Do you struggle with chronic headaches or migraines?

Does carpal tunnel syndrome make it difficult for you to do the things you love?

Does lower back pain feel like a constant companion?

If so, dry needling physical therapy treatments can help.

Here at Capitol Physical Therapy in Washington DC, one of the physical therapy services we offer is dry needling.

Read on to find out more about dry needling, how it works, and how it can help you find relief from what ails you.

What Is Dry Needling?

Dry needling is a physical therapy treatment that involves the insertion of fine needles into your skin. These are called filiform needles.

These needles are placed directly onto areas where your muscles are irritated, known as trigger points.

The reason we call it dry needling is to differentiate it from wet needling. If you’ve ever gotten an intravenous or intramuscular injection, you know what wet needling is. With dry needling, however, no fluid is used and nothing is injected.

There are actually three different types of dry needling: trigger point, non trigger point, and in and out techniques.

Trigger Point Dry Needling

With trigger point dry needling, your physical therapist will insert filiform needles directly on the spot where you feel the greatest discomfort.

Non Trigger Point Dry Needling

With the non trigger point technique, your physical therapist will insert filiform needles near your pain points, but not directly on it. This is based on the idea that pain comes from the area around your muscles, not from the muscle themselves.

In And Out Dry Needling

The in and out dry needling technique is a technique where your physician therapist pushes the dry needle in and pulls it out. This is also known as sparrow pecking or pistoning.

With the in and out technique, they don’t stay in place.

Dry Needling Vs. Acupuncture

If you’re familiar with acupuncture, all this might sound familiar. And it’s true, they do have some similarities. In fact, if you were to watch a session of either, you might have a hard time figuring out which is which.

Superficially, they both use the same type of needles, and they are both inserted into the skin to be used as a treatment for pain.

However, there are some significant differences between the two.

Acupuncture comes from traditional Chinese medicine, and it focuses on your energy flow, or qi. Although acupuncture has a fair amount of scientific research supporting its benefits in pain management, as a treatment for chronic headaches, and several other issues, we have yet to discover any evidence for the concept of qi.

On the other hand, dry needling is based on modern medical science. The purpose behind dry needling is to stimulate your trigger points in order to relieve pain. Dry needling needles tend to go deeper than acupuncture as well.

Each has its benefits.

Benefits Of Dry Needling

Speaking of which, let’s take a look at some of the benefits of dry needling.

Dry Needling For Headaches And Migraines

Dry needling is useful as a physical therapy treatment for headaches.

By targeting the trigger points that can form when your muscles become knotted, dry needling can provide relief for your headaches or migraines.

Dry Needling For Pain Relief

Dry needling can also be useful as a pain management physical therapy technique.

In particular, it can help relieve pain from sports injuries, lower back pain, heel pain, and hip pain.

Dry Needling For Tendonitis

If you’re dealing with tendonitis, dry needling can help.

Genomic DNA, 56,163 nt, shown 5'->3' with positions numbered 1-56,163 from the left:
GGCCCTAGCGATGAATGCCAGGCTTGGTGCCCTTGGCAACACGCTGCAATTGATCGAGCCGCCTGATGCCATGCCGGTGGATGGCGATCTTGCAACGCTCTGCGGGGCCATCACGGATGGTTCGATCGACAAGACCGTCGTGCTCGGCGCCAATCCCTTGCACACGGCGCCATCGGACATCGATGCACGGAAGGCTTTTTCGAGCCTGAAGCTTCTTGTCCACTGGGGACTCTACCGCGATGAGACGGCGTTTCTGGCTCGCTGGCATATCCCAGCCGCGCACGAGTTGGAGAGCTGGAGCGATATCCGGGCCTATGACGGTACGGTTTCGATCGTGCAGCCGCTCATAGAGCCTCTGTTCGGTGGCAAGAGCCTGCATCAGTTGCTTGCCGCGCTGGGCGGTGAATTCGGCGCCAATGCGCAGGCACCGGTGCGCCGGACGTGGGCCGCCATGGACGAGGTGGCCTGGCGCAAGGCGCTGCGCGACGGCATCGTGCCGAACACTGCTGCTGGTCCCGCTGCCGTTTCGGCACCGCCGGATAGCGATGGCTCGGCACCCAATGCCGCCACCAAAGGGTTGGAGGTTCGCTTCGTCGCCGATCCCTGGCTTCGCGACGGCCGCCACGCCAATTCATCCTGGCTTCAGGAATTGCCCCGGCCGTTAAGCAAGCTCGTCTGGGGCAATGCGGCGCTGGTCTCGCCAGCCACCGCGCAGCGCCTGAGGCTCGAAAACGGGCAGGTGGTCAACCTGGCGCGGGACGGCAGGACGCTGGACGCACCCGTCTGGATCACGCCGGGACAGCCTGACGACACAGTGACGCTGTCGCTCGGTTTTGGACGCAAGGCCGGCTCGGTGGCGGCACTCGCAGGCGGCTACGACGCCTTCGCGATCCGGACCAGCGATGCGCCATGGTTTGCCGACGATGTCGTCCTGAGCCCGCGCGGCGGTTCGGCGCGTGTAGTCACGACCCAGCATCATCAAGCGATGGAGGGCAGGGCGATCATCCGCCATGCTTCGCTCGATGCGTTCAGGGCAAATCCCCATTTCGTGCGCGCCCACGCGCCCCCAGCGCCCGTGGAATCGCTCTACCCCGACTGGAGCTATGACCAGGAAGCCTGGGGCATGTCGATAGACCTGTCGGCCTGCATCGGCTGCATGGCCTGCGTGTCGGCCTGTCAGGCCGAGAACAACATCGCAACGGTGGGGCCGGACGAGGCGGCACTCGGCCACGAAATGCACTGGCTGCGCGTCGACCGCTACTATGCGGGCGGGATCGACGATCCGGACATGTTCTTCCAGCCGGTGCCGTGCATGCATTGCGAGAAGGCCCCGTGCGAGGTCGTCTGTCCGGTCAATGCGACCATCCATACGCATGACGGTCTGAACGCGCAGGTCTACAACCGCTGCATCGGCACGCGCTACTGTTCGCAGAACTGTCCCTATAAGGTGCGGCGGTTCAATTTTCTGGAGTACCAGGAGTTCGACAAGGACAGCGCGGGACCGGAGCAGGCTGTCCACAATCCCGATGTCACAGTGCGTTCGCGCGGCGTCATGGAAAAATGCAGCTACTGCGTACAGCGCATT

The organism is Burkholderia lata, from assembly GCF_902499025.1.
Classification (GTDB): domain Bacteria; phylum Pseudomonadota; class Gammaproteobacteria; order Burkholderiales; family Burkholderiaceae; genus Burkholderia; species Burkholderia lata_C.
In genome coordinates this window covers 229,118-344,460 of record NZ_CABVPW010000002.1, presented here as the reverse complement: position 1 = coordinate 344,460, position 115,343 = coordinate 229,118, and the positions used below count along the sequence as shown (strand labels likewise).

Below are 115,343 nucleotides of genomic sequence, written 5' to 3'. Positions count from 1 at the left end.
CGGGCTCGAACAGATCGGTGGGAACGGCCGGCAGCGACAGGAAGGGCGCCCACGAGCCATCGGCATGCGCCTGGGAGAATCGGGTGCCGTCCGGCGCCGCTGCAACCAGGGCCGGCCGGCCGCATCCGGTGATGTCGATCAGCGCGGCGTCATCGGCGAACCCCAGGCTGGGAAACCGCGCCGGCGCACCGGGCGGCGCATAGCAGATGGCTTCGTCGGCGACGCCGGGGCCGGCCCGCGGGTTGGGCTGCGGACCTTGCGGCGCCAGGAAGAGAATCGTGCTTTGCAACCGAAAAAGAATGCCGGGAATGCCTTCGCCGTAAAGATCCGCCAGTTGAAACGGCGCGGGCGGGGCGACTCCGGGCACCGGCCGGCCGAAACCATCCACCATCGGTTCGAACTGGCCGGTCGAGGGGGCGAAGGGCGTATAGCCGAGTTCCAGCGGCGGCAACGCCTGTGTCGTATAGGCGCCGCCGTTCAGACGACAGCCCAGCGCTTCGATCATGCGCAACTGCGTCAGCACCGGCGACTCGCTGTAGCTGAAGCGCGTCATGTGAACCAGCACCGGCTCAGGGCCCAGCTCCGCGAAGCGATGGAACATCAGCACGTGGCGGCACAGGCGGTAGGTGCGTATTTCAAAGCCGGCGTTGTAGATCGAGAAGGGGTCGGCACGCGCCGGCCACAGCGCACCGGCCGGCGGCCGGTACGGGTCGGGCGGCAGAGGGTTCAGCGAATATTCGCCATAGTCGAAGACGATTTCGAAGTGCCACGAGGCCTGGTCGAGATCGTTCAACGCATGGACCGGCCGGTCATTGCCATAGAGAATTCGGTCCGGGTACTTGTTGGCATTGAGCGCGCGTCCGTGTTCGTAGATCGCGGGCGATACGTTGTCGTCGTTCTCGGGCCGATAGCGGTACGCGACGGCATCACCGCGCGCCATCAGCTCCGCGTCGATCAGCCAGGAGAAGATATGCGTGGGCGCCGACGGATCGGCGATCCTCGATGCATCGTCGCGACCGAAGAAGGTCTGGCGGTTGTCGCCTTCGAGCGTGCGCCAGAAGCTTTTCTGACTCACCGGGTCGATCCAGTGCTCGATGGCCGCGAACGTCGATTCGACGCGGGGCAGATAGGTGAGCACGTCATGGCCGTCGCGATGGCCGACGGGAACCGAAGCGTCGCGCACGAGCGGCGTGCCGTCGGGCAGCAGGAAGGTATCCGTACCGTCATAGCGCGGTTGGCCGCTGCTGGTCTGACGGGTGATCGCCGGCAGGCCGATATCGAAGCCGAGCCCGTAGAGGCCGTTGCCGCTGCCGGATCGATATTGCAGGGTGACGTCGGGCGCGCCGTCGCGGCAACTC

Dry needling stimulates blood flow to your injured tendon, which brings along with it increased collagen, stem cells, and other beneficial compounds.

Dry Needling For Carpal Tunnel Syndrome

With more and more people working desk jobs, physical therapy treatments for carpal tunnel syndrome are a common concern.

Dry needling can help there as well. By dry needling the trigger points associated with the muscles in your hand, you can find relief from your carpal tunnel pain.

Dry Needling For Pelvic Floor Issues

Pelvic floor issues are common when it comes to physical therapy for women’s health as well as those of other genders, and dry needling can help there as well.

Depending on what muscles are affecting you in particular, and what muscle function you’d like to improve, treatment will vary. But in many cases it can help you find relief from your pelvic floor issues.

Other Benefits Of Dry Needling

Dry needling has other benefits as well, and not all of them are even strictly related to physical therapy.

Dry needling has been shown to be beneficial with:

  • Reducing inflammation
  • Managing fibromyalgia pain
  • Rotator cuff injuries
  • Osteoarthritis pain

Research is ongoing into this treatment as well.

Dry Needling Risks

Broadly speaking, dry needling is considered to be a very safe treatment. You’re likely to feel mild side effects, including some mild bruising, bleeding, and soreness, but this passes pretty quickly.

Serious side effects are extremely rare, and mostly come as a result of more unscrupulous practitioners who use non sterile needles or poor placement due to lack of training. However, if your physical therapist uses sterile needles, as we do, the risk involved is extremely minimal.

How Quickly Does Dry Needling Work?

The results you see from dry needling will depend on the issue you’re seeking treatment for, as well as how serious it is.

However, many report feeling improvement from their symptoms within 1 to 2 days after treatment.

Book Your Appointment With Capitol Physical Therapy Today

Are you dealing with one of the above health concerns?

Curious about dry needling?

If so, our physical therapists can help.

Book your appointment with Capitol Physical Therapy today.

Chronic pain or an injury holding you back? Capitol Physical Therapy can help. 

Book your free 15 minute consultation today